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The ASTIS database cites the following 6 publication(s) by Jack van Camp. Publications are listed from newest to oldest. Please tell us about publications that are not yet cited in ASTIS.


Renewable hydrogen for remote power applications   /   Electrolyser Corporation Ltd. SunFuel Energy Systems Division   Fairlie, M.   Stewart, B.   Touchstone Technologies   Scott, P.   Aurora College (N.W.T.)   Van Camp, J.
Toronto : SunFuel Energy Systems Div., 1997.
5, [30] leaves : ill., 1 map ; 28 cm.
Mostly illustrations.
ASTIS record 42309.
Languages: English
Libraries: ACU

The Hydrogen Village would use intermittent renewable energy such as solar panels or wind turbines, and hydrogen energy storage to provide a continuous supply of energy. These systems could provide a renewable alternative for remote communities currently "off the grid" and supplied by diesel motor generators. The system component converting hydrogen back to electricity could be a fuel cell such as the ONSI PC-25 or a motor generator unit converted to hydrogen (MCV) or a combination of these units i.e. The motor generator sets can be used to provide peak-load power while the fuel cell supplies base load. The by-product oxygen from the electrolysis process can be used to treat waste water supercharging aerobic digesters. Co-generated heat from the electrolysis plant and fuel cell can be fed into the district heating system. This paper will focus on the design of solar-hydrogen and wind hydrogen systems. In the last part of the paper the economics of a wind-hydrogen system in a Northern Community can be compared with existing diesel systems. (Au)

N, J, E
Climate change; Diesel electric power; Diesel fuels; Electric power; Energy resources; Fuels; Hydrogen; Motors; Prices; Solar energy; Wind power; Winds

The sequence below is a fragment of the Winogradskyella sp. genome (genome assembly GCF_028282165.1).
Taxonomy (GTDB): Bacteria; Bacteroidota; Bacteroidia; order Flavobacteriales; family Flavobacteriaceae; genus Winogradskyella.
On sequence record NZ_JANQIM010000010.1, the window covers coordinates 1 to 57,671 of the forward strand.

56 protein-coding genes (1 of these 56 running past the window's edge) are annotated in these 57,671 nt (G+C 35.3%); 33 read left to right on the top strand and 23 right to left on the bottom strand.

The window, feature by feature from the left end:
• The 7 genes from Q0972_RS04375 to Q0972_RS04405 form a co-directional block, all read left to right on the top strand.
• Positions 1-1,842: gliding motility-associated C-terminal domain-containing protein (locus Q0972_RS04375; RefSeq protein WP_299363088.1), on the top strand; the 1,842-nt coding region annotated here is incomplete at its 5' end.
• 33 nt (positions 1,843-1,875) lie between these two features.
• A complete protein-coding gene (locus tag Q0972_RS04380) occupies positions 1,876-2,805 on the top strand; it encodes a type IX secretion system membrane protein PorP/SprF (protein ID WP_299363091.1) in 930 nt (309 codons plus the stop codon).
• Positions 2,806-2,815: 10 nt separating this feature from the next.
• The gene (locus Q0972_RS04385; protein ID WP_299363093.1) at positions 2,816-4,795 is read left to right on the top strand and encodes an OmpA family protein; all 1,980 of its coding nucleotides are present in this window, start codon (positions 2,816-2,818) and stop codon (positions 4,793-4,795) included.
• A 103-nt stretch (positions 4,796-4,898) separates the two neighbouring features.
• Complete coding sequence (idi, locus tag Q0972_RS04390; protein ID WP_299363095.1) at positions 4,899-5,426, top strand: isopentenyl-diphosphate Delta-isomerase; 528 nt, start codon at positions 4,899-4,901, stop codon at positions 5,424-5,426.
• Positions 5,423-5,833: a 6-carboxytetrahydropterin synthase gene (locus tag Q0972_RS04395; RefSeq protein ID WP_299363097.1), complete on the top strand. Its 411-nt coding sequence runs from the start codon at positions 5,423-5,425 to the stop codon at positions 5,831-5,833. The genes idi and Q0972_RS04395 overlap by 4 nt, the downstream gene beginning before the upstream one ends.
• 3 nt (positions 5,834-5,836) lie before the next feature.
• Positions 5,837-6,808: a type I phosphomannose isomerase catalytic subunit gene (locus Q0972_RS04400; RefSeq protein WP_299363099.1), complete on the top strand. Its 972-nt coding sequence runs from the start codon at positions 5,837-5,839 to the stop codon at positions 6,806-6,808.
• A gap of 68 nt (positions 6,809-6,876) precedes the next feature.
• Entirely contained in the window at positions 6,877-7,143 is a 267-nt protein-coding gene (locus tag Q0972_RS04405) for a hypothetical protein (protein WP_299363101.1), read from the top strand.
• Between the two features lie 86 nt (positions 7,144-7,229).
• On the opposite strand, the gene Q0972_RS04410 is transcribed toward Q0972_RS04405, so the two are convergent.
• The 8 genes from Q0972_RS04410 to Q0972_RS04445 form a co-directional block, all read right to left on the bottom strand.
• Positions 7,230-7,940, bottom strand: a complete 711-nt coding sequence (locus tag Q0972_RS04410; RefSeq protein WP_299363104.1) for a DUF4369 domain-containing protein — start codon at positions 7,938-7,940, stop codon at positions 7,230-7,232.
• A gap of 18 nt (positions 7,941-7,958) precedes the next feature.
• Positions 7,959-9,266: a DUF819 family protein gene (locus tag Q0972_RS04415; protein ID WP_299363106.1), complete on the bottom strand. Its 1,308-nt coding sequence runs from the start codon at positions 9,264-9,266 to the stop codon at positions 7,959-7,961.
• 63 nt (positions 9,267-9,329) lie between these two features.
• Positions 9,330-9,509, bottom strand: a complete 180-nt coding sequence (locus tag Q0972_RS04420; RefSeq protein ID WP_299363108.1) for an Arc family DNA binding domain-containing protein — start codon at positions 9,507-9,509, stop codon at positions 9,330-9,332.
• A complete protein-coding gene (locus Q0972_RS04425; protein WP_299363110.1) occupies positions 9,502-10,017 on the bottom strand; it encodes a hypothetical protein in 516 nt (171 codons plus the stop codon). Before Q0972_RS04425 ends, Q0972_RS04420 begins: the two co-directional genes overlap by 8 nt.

G0812, G0813, G06
Alaska; Cambridge Bay (Settlement), Nunavut; Colville Lake (Settlement), N.W.T.; Fort Smith, N.W.T.; N.W.T.; Nunavut


Hydrogen : the key to sustainable energy for the remote north   /   Aurora Research Institute   Van Camp, J.   South Slave Research Institute   Bevington, D.
Fort Smith, N.W.T. : Aurora Research Institute ; South Slave Research Institute, 1997.
16, [36] p. : ill. ; 28 cm.
Appendices.
References.
ASTIS record 42308.
Languages: English
Libraries: ACU

Northern Canada has much to lose from the climate changes which are predicted to result from global emissions of fossil carbon and much to gain from a transition to a sustainable energy future. Northern communities and industrial developments are handicapped by the instability and high cost of pushing the fossil fuel economy to small inaccessible locations. Alternatively, many northern locations are blessed with abundant renewable wind and hydroelectric resources. The emergence of renewable energy conversion technologies, of new methods for storing energy as hydrogen and fuel cell technologies for converting hydrogen back to energy will allow a transition to sustainable local energy systems to occur in the next few decades. Leaders of the Canadian Hydrogen Industry, government and researchers attending a recent workshop at Aurora College in Fort Smith developed a three level strategy to facilitate this transition. Baseline studies and concept designs will clarify and focus the vision for sustainable energy systems. Demonstration projects and testing facilities will introduce new technologies to the North. Innovative training programs will develop a trained work force capable of making the transition happen. (Au)